Ray desktop debugging for Laravel

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January 11th, 2021

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Ray is a beautiful, lightweight desktop app for MacOS, Windows and Linux that helps you debug your Laravel application faster. Instead of sending your dump statements to the browser, you can send them to the Ray, where we can display them beautifully.

In this short demo, you can see it in action.

You can download a free demo now! At the time of writing, you can pick up a full license with a 30% discount.

Using Ray

To start using Ray in Laravel, all you need to do is install this small package.

1composer require spatie/laravel-ray

After that, you can send anything you’d like to Ray. Here’s an example.

Here’s an example:

1ray('my first debug statement');

This is what that looks like in Ray:

You can see that underneath the string we’ve sent to Ray, you see a link to where that ray statement was executing. Clicking that link will take you to that location in your IDE (we support PhpStorm, VScode, Sublime, and many others…).

That ray function accepts everything: strings, arrays, objects, … You can also pass as many arguments as you want.

1ray('a string', ['a' => 1, 'b' => 2 , 'c' => 3], app());

Pieces of large arrays and large object arrays can be collapsed, much like you’re used to. In this screenshot, I’ve collapsed that large instance of Illuminate\Foundation\Application.

When you’re debugging medium-size problems, you probably have used multiple dump statements in the past. Some of those statements could be more important than others. In the past, I’ve distinguished between more and less important statements by writing dump statements in capitals, or by adding some extra characters, so that it catches my eye in between a log of output. Something like this:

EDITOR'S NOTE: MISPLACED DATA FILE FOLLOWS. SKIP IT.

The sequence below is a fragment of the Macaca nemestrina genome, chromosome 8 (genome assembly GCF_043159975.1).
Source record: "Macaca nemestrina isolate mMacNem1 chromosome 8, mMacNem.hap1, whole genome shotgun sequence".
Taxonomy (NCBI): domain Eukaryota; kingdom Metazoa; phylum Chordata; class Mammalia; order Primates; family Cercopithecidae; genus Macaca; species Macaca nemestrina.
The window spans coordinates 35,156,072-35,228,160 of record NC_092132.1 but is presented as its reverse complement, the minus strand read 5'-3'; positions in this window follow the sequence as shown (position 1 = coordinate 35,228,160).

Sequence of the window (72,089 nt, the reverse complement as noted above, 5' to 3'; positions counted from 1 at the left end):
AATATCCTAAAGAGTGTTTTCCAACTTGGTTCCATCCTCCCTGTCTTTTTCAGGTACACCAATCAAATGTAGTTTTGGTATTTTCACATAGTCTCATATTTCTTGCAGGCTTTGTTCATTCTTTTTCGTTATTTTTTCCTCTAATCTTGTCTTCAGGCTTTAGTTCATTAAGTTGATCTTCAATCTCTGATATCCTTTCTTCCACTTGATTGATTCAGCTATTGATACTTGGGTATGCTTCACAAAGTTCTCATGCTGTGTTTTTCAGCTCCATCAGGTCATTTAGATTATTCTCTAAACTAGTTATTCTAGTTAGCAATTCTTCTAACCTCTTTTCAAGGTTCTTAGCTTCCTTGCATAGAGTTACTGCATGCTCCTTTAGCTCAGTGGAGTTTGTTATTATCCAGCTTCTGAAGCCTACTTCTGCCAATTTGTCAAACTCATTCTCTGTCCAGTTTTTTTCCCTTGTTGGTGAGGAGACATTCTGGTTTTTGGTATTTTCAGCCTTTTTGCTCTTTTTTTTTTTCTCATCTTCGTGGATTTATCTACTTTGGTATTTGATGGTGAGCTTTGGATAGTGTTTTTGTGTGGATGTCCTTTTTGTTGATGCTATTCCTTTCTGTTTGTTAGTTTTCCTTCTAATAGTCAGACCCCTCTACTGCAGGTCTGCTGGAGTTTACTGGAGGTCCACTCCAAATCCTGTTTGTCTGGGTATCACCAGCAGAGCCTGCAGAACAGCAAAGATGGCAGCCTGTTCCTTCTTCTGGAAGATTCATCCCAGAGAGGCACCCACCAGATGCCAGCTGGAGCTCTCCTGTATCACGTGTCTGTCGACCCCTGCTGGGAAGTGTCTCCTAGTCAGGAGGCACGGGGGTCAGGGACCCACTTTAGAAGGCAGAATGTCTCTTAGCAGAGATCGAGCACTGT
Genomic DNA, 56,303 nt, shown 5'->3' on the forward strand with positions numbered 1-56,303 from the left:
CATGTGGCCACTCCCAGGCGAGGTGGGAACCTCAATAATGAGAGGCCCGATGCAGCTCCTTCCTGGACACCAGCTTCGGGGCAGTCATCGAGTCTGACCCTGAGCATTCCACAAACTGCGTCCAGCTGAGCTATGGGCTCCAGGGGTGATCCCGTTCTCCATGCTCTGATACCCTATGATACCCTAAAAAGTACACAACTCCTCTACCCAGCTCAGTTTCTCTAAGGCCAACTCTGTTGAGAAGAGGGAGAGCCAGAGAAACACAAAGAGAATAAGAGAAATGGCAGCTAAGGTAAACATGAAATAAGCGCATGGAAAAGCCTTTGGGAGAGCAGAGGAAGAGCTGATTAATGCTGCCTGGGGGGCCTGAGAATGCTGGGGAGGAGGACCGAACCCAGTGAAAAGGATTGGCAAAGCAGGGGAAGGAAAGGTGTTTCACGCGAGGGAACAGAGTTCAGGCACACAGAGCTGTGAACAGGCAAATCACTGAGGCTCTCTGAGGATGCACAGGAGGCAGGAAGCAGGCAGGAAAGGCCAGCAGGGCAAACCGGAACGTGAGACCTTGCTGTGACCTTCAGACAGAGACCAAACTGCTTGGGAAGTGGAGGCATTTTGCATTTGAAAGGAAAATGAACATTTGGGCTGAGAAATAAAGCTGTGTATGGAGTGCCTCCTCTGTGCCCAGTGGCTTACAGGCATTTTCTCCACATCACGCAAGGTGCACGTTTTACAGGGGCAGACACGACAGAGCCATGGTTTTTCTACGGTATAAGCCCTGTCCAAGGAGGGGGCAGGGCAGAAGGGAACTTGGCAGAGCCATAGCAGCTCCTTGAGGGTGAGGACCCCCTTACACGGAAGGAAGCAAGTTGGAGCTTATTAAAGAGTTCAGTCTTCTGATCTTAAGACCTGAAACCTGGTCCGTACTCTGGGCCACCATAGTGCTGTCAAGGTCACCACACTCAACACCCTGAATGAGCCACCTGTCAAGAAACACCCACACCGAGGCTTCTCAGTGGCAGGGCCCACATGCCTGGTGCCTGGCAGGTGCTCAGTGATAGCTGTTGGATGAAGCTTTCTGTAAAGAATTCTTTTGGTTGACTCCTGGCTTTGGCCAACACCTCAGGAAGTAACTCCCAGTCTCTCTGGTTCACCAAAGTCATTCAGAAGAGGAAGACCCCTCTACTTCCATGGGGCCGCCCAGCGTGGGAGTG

1dump('I AM HERE');
2dump('-------- I AM HERE --------');

Instead of capitalizing or other tricks to make debugging information stand out, you can colorize statements you send to Ray.

1ray('this is green')->green();
2ray('this is orange')->orange();
3ray('this is red')->red();
4ray('this is blue')->blue();
5ray('this is purple')->purple();
6ray('this is gray')->gray();

See those little colored dots at the top of the UI? You can use those to filter out items with that color. Here’s how it looks like with the blue filter activated:

Do you think Ray is too bright for your eyes? You’ll be happy to now that there’s also a dark theme. This is what it looks like.

Quickly measuring performance

You might want to know how long a certain piece of code takes to run and how much memory it takes. You can easily measure performance by calling ray()->measure(). The first time that it is called, Ray will start to measure performance. The second time measure() is called, it will display the amount of time between the second and first call.

Here’s an example:

1ray()->measure();
2 
3sleep(1);
4 
5ray()->measure();
6 
7sleep(2);
8 
9ray()->measure();

Here is what that looks like in Ray:

Pausing the execution of your code

This feature is a little bit mind-blowing: Ray can pause your code. This can be useful when you want to see your code’s side effects (what got written to the DB, which API calls were executed?) before continuing.

In this example, we will loop over each user, alter that user somehow, and pause the code.

1User::each(function(User $user) {
2 $user->performSomeSortOfUpdateOrSideEffect();
3 
4 ray("Executed loop for user {$user->id}")->pause();
5})

After you’ve checked in the DB if everything is ok, you can press “continue” in Ray to execute the code for the next user. If you want to stop execution, press “Stop” to have an exception thrown in your app.